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johnnysmash
11-18-2018, 04:17 AM
The old tuning that one sees on all or most old sheet music was A D F# B. What happened to it? Is it a good or bad tuning? Any information, history, comments, please.

MutinousDoug
11-18-2018, 04:43 AM
I like that tuning on my soprano Makala; not so much on my concert Fluke.

Jim Hanks
11-18-2018, 04:43 AM
It's all good. :)
It's just a set up from standard. I had it on a super concert for awhile but decided that uke sounded better back down in C. For a soprano or super soprano, I think it'd be great

Bill Sheehan
11-18-2018, 05:24 AM
Hi Johnny, I have found the higher aDF#B tuning very desirable for the little "sopranino" or "pocket" sized ukes, as the strings on those ukes can otherwise feel a little "squiggly" (in gCEA) with their relatively shorter scale lengths. Now, for regular size sopranos, I've found that some sound really good in gCEA, but that others really come to life and take on a nice "bark" when cranked up "two frets worth" to aDF#B, so with regular size sopranos it's a matter of personal taste and experimentation. On concert scale ukes I have found that gCEA affords just the right amount of tension. On tenor scale, I tend to go in the opposite direction, cranking "two frets downward" to f Bb D G, which seems to provide a comfortable, not-too-tight tension for the longer tenor scale (note that this would be with a set of strings specifically designated for tenor, such as Martin M-620's; I use Martin M-600's for the sopranino, soprano, and concert scales).

CeeJay
11-18-2018, 07:26 AM
ADF#B tuning was used for the A G and D keys, Bb Eb G C for the Keys with the Flats, the many Flats so that the best chord shapes could be used for the uke to be strummed and ring true as most were soprano sized.Concert sized Banjo Ukuleles came about in the 1920s and were seized upon by Music Hall players for the projection and volume. George Formby had many and kept batches in different tuning for different songs. GCEA became the standard in the 90s when they started playing them like small guitars ,only on bigger ukes and they didn't strum them so much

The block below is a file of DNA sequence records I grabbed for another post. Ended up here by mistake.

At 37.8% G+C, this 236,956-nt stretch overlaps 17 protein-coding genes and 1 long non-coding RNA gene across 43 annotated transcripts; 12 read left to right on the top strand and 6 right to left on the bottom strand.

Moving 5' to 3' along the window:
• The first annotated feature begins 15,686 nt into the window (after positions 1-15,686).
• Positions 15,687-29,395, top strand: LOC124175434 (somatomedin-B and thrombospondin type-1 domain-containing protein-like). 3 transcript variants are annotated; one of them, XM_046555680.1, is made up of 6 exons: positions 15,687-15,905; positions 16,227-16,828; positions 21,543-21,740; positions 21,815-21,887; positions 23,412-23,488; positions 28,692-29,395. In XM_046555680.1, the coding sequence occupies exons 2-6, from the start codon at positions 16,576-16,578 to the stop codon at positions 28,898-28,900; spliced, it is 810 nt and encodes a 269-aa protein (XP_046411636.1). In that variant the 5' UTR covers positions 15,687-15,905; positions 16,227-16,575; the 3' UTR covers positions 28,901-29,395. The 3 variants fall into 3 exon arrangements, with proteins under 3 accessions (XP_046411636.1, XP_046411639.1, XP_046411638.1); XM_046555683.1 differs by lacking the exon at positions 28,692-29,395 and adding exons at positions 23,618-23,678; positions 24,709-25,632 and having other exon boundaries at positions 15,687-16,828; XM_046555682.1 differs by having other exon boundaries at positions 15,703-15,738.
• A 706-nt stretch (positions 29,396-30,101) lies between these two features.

Jim Hanks
11-18-2018, 08:41 AM
On tenor scale, I tend to go in the opposite direction, cranking "two frets downward" to f Bb D G, which seems to provide a comfortable, not-too-tight tension for the longer tenor scale (note that this would be with a set of strings specifically designated for tenor, such as Martin M-620's; I use Martin M-600's for the sopranino, soprano, and concert scales).
I also trend towards Bb tenor but just FYI, the M-600s will work for that too. It is a little lower tension and a little lighter gauge than is ideal but it does work. I found that out when that was the only thing available at Guitar Center and I needed a change quick. I didn't think it would work but it worked well enough that I haven't bothered to change again.

Bill Sheehan
11-18-2018, 09:39 AM
Thanks, Jim, good to know that and may try it sometime just to see how it works out!
CeeJay, that's interesting to know that an even slightly higher tuning (Bb Eb G C) was often utilized to accommodate those......... rascal flats.

Tootler
11-18-2018, 09:43 AM
I use it on my 6 string tenor quite a lot by putting a capo on the second fret. I like the brighter sound it gives for some songs and also sometimes the different chord voicings while retaining the ring of open strings.

Bill Sheehan
11-18-2018, 03:57 PM
Observations well-taken, Bill1 !! Thanks !!

johnnysmash
11-18-2018, 07:39 PM
Everyone cranks up the strings to play ADF#B while I crank down 5 half tones to play ADF#B. Let me explain because this is what led me to start this thread. I have on my Kala Baritone Ukulele classical guitar strings A D G B tuned D G B E. I usually play with the strings tuned down 2 or three half steps anyway. I like the mellow warm tone and sustain that comes with less tension on the strings not to mention easier on the fingers. So playing around with the ukulele and laughing to myself about maybe the strings would fall off of my ukulele if I lower them more, I lower them to a total of 5 half steps lower than my D G B E tuning. To my surprise the strings did not fall off, LOL, Ha they sound better than ever. More mellow, more warmth, and a lot more sustain. At this point I still did not know that this ADF#B was once a popular tuning. I am still new to ukuleles. So then I was looking through some old music I have and found that many of the sheet music pages had used this ADF#B and I then wondered where it went because all I hear as a new one to ukulele's is GCEA and DGBE and about reentrant tuning.